Supply chain attacks have become a huge scare in the industry since the Solarwinds attack. The question is simple … What is the risk of the technology I’m installing or using today based on what occurred prior to my team acquiring the technology. Think about buying a IoT device. It is very likely the manufacture of that solution did not build all of the components. The memory, chips, possibly even part of the software was developed by a 3rd party resource and the primary manufacture is essentially assembling everything into something you buy. What happens if a backdoor or other threat is planted into that device? Does a small IoT company have the skill, tools, or focus to look for these threats? In this example, I’m picking on a small IoT company but the same concept applies to enterprise technology providers. Hence …. the fear of supply chain attacks. This relates to all technology providers and something that is next to impossible to check for across all of the technology within your network.
All is not lost regarding what you can do. The best defense against supply chain is working with vendors that invest in protecting their involvement with 3rd party resources and including methods to validate hardware and software isn’t counterfeit or modified. I find when I compromise a IoT device, it is due to allowing me to modify the code or phish a customer to install a fake software update that I have modified via adding a back door. I find most IoT devices allow any version of software to be installed as long as it is a certain format and file is a certain file size. There isn’t a counterfeit verification hence allowing back doors to be installed by an attacker.
So what can you do? You need to start asking vendors you work with how they are securing their solutions against supply chain attacks. You also need to ask how software updates are validated against modification. If you don’t get a strong answer, you need to assume the risk exists and consider the potential impact. Thats it … clear and simple.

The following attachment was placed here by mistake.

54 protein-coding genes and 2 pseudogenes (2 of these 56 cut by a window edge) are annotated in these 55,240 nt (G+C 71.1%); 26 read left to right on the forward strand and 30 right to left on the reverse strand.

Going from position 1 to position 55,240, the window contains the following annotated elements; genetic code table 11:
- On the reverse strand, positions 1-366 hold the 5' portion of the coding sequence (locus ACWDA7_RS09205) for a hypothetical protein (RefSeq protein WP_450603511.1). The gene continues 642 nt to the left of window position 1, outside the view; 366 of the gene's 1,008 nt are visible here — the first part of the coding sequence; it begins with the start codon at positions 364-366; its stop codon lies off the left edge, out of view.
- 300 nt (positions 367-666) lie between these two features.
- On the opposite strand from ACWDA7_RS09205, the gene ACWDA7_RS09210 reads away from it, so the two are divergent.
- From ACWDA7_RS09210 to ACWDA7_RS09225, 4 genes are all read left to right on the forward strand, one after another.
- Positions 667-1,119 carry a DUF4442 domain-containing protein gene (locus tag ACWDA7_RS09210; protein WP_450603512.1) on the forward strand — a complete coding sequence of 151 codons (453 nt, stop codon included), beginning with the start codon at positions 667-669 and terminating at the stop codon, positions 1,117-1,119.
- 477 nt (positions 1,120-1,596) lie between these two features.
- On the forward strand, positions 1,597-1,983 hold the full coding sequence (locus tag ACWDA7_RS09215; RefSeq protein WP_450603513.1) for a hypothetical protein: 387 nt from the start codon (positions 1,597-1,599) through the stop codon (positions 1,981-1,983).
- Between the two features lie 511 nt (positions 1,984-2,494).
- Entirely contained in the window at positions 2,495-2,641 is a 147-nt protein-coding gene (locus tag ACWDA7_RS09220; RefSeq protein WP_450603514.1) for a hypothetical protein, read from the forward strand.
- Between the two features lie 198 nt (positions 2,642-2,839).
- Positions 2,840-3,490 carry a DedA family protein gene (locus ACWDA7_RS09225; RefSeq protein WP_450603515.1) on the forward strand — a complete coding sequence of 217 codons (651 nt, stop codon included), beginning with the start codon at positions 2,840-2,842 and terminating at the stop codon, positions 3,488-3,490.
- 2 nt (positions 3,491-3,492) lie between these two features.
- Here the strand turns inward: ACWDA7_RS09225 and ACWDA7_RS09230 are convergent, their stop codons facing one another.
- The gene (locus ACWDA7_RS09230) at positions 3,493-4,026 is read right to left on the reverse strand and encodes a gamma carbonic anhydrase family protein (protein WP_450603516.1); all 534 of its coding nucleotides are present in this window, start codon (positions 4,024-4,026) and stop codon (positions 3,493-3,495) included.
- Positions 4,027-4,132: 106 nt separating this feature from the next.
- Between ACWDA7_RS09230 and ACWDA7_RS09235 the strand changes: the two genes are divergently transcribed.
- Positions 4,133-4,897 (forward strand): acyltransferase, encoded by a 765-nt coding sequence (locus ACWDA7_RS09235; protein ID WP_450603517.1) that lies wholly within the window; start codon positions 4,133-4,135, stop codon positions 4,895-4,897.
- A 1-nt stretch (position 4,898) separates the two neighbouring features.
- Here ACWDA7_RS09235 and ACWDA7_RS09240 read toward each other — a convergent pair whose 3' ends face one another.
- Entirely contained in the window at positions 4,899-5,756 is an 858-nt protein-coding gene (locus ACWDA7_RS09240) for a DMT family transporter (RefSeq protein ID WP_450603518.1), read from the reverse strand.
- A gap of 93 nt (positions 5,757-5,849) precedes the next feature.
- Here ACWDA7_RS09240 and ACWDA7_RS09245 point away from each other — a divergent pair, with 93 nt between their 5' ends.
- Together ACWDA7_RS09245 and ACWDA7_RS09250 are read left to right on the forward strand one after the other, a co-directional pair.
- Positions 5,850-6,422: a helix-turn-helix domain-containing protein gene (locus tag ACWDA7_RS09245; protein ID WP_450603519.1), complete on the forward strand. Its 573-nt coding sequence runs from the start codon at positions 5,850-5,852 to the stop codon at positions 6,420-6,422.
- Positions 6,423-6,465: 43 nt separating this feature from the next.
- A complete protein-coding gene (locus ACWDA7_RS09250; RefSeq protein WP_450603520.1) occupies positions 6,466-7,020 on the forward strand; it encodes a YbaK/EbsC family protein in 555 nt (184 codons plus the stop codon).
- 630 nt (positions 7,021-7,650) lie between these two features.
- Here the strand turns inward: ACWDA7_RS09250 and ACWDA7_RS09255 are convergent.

To give an example of what you hope to see when asking these questions, Cisco has a public resource found at https://tools.cisco.com/security/center/resources/anticounterfeit that explains what is done to protect against supply chain attacks as well as how software code is validated before installed. If you attempt to run a back door on a Cisco switch, the software install process validates if the code has been modified prior to allowing install. If you are concerned if the switch has already been breached prior to arrival, Cisco explains how they secure technology from build to delivery. You need to find evidence of these steps and ask for something in writing explaining how it is done from vendors you do business with. You can’t just assume supply chain defense is in place or take a person’s word that it is being done. If there is a failure, you are the one stuck with the impact of the breach.
Many enterprise vendors are offering these resources to help address concerns for supply chain attack. My suggestion is to ask these questions and include supply chain evaluation as part of your risk management program. Hope this helps address your concerns for supply chain attack.